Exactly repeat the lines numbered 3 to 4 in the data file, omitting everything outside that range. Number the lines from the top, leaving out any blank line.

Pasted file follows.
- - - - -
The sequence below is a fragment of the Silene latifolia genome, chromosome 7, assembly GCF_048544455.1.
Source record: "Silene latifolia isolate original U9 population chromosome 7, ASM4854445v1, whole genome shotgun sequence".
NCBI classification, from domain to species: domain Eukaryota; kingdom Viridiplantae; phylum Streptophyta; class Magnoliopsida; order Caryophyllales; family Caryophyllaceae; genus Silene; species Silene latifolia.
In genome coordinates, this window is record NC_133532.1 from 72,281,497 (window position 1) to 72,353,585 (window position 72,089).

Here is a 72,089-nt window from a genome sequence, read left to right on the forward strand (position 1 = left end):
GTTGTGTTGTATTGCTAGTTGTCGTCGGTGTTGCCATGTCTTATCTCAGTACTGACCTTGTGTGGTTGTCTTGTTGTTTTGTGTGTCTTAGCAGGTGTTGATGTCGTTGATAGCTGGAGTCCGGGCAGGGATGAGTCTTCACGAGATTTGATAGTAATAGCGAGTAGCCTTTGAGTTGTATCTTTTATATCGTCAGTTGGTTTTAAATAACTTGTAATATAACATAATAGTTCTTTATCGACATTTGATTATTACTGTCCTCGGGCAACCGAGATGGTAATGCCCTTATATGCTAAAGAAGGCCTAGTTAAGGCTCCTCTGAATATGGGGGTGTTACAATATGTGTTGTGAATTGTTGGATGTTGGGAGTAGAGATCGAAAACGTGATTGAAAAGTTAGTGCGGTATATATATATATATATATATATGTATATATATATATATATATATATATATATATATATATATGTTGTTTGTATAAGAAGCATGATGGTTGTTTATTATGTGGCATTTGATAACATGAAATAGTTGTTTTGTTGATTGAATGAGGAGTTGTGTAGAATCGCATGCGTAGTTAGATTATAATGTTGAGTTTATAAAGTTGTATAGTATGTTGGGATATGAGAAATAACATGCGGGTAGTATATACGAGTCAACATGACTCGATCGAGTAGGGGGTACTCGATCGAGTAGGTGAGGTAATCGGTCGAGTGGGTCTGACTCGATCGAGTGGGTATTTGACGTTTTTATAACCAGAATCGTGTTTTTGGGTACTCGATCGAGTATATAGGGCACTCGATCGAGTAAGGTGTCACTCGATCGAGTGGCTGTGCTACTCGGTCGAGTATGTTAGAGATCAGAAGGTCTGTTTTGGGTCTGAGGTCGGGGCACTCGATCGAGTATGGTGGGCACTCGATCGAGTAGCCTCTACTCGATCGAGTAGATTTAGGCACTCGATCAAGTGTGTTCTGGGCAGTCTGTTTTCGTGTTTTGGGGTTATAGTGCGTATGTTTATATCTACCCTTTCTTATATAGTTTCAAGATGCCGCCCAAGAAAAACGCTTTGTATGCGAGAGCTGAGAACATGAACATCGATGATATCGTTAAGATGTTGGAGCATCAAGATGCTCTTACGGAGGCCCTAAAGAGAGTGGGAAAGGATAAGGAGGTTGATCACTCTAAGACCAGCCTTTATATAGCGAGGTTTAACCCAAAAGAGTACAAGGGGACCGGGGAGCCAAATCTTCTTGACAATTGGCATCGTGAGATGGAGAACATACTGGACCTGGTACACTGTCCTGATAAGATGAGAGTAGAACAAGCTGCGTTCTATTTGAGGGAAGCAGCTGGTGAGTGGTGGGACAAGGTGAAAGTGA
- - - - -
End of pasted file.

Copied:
NCBI classification, from domain to species: domain Eukaryota; kingdom Viridiplantae; phylum Streptophyta; class Magnoliopsida; order Caryophyllales; family Caryophyllaceae; genus Silene; species Silene latifolia.
In genome coordinates, this window is record NC_133532.1 from 72,281,497 (window position 1) to 72,353,585 (window position 72,089).